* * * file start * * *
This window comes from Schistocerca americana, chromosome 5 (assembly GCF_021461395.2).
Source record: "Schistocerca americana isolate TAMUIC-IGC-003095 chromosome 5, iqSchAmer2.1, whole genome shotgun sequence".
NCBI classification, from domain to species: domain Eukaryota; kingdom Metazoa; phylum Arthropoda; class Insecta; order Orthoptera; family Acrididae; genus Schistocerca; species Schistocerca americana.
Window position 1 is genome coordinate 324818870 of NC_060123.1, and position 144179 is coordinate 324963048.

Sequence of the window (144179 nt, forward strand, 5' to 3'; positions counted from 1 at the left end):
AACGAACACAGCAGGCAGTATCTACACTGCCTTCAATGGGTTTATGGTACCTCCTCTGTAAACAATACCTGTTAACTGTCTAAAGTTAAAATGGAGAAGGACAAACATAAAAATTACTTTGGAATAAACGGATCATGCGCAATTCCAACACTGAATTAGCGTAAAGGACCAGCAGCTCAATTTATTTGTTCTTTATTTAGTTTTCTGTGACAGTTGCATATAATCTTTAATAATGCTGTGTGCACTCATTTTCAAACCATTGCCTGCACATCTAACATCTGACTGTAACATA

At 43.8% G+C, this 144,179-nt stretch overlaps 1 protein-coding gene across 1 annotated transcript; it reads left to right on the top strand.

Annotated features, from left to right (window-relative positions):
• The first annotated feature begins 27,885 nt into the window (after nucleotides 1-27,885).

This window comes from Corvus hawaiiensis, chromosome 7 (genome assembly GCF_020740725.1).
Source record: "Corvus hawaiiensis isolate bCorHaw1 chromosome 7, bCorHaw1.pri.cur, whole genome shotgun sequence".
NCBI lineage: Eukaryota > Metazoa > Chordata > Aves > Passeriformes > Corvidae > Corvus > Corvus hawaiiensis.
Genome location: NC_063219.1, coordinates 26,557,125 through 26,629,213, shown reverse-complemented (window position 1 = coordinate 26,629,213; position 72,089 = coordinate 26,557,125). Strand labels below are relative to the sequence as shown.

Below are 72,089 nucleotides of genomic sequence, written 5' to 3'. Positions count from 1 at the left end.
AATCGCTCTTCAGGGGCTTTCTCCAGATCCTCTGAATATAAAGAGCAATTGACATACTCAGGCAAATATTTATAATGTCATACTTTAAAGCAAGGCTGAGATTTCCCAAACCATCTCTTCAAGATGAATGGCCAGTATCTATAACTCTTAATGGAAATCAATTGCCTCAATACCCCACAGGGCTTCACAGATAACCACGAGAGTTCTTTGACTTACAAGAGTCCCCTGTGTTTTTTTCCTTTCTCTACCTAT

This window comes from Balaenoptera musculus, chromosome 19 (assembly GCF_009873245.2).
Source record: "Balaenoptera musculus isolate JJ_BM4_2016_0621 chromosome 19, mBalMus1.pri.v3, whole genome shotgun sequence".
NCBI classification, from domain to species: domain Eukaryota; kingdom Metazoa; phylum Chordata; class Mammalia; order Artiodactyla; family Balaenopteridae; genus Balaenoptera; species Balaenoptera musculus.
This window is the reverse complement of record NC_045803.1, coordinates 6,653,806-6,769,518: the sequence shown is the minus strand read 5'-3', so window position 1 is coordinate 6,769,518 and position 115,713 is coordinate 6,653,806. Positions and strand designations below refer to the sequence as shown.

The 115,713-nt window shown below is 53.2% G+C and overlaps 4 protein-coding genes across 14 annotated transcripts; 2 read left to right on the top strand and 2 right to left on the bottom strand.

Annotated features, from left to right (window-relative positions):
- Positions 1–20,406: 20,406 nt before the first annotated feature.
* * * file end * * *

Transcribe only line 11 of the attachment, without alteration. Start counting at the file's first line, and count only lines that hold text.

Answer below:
Source record: "Corvus hawaiiensis isolate bCorHaw1 chromosome 7, bCorHaw1.pri.cur, whole genome shotgun sequence".